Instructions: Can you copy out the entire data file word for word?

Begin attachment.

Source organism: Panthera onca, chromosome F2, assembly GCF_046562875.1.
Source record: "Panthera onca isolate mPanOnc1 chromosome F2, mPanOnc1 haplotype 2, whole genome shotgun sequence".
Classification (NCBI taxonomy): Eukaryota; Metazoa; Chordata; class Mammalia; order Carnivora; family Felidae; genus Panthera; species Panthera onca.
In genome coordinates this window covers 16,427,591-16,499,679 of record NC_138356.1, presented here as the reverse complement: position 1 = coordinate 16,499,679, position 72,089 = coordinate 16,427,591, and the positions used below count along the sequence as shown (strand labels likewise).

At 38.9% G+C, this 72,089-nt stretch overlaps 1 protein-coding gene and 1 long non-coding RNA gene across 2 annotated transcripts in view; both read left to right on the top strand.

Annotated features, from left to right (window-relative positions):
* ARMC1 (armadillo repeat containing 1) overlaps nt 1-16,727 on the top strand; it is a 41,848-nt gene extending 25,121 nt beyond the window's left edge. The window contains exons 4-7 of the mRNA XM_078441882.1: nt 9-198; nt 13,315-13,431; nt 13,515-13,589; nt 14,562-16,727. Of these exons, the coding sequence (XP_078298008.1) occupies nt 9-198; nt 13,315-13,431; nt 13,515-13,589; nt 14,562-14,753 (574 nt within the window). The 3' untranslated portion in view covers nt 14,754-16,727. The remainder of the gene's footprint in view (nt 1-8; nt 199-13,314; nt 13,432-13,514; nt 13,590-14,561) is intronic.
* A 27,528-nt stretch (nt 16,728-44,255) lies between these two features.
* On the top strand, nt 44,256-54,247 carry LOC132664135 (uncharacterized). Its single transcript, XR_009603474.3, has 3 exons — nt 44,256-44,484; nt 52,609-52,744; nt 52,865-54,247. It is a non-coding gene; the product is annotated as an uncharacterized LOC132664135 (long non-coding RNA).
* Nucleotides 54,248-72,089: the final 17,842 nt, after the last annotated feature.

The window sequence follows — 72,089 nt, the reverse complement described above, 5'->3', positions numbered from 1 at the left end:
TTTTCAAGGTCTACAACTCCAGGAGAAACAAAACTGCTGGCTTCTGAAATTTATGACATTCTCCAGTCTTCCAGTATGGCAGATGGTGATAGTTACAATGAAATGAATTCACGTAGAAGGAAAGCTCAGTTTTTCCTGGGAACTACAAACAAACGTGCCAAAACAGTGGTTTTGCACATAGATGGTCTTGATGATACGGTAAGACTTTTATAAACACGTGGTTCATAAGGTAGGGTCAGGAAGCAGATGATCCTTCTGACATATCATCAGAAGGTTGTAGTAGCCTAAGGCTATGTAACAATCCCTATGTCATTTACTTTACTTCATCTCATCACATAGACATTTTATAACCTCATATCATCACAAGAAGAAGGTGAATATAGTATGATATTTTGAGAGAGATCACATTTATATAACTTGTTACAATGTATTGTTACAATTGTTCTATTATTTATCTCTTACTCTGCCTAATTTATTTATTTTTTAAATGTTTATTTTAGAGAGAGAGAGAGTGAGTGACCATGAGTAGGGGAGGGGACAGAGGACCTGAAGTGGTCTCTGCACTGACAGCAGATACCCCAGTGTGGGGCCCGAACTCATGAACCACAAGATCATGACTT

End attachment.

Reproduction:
Source organism: Panthera onca, chromosome F2, assembly GCF_046562875.1.
Source record: "Panthera onca isolate mPanOnc1 chromosome F2, mPanOnc1 haplotype 2, whole genome shotgun sequence".
Classification (NCBI taxonomy): Eukaryota; Metazoa; Chordata; class Mammalia; order Carnivora; family Felidae; genus Panthera; species Panthera onca.
In genome coordinates this window covers 16,427,591-16,499,679 of record NC_138356.1, presented here as the reverse complement: position 1 = coordinate 16,499,679, position 72,089 = coordinate 16,427,591, and the positions used below count along the sequence as shown (strand labels likewise).

At 38.9% G+C, this 72,089-nt stretch overlaps 1 protein-coding gene and 1 long non-coding RNA gene across 2 annotated transcripts in view; both read left to right on the top strand.

Annotated features, from left to right (window-relative positions):
* ARMC1 (armadillo repeat containing 1) overlaps nt 1-16,727 on the top strand; it is a 41,848-nt gene extending 25,121 nt beyond the window's left edge. The window contains exons 4-7 of the mRNA XM_078441882.1: nt 9-198; nt 13,315-13,431; nt 13,515-13,589; nt 14,562-16,727. Of these exons, the coding sequence (XP_078298008.1) occupies nt 9-198; nt 13,315-13,431; nt 13,515-13,589; nt 14,562-14,753 (574 nt within the window). The 3' untranslated portion in view covers nt 14,754-16,727. The remainder of the gene's footprint in view (nt 1-8; nt 199-13,314; nt 13,432-13,514; nt 13,590-14,561) is intronic.
* A 27,528-nt stretch (nt 16,728-44,255) lies between these two features.
* On the top strand, nt 44,256-54,247 carry LOC132664135 (uncharacterized). Its single transcript, XR_009603474.3, has 3 exons — nt 44,256-44,484; nt 52,609-52,744; nt 52,865-54,247. It is a non-coding gene; the product is annotated as an uncharacterized LOC132664135 (long non-coding RNA).
* Nucleotides 54,248-72,089: the final 17,842 nt, after the last annotated feature.

The window sequence follows — 72,089 nt, the reverse complement described above, 5'->3', positions numbered from 1 at the left end:
TTTTCAAGGTCTACAACTCCAGGAGAAACAAAACTGCTGGCTTCTGAAATTTATGACATTCTCCAGTCTTCCAGTATGGCAGATGGTGATAGTTACAATGAAATGAATTCACGTAGAAGGAAAGCTCAGTTTTTCCTGGGAACTACAAACAAACGTGCCAAAACAGTGGTTTTGCACATAGATGGTCTTGATGATACGGTAAGACTTTTATAAACACGTGGTTCATAAGGTAGGGTCAGGAAGCAGATGATCCTTCTGACATATCATCAGAAGGTTGTAGTAGCCTAAGGCTATGTAACAATCCCTATGTCATTTACTTTACTTCATCTCATCACATAGACATTTTATAACCTCATATCATCACAAGAAGAAGGTGAATATAGTATGATATTTTGAGAGAGATCACATTTATATAACTTGTTACAATGTATTGTTACAATTGTTCTATTATTTATCTCTTACTCTGCCTAATTTATTTATTTTTTAAATGTTTATTTTAGAGAGAGAGAGAGTGAGTGACCATGAGTAGGGGAGGGGACAGAGGACCTGAAGTGGTCTCTGCACTGACAGCAGATACCCCAGTGTGGGGCCCGAACTCATGAACCACAAGATCATGACTT